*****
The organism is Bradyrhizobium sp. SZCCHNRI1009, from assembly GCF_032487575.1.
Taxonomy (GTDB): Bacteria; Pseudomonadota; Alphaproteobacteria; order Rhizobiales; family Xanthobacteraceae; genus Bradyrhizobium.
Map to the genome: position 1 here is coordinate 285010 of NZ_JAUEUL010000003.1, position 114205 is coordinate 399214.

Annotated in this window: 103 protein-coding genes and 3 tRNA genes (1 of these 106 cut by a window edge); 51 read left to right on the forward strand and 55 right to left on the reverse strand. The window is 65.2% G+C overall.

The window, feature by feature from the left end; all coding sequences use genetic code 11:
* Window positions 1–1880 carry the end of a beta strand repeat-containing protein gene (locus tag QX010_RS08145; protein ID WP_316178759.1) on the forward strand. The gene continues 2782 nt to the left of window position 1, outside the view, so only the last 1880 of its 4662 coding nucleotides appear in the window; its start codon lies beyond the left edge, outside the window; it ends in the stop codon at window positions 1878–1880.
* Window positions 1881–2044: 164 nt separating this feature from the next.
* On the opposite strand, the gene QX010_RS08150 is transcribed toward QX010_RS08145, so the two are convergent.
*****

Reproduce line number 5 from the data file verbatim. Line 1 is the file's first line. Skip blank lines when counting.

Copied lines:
The window, feature by feature from the left end; all coding sequences use genetic code 11: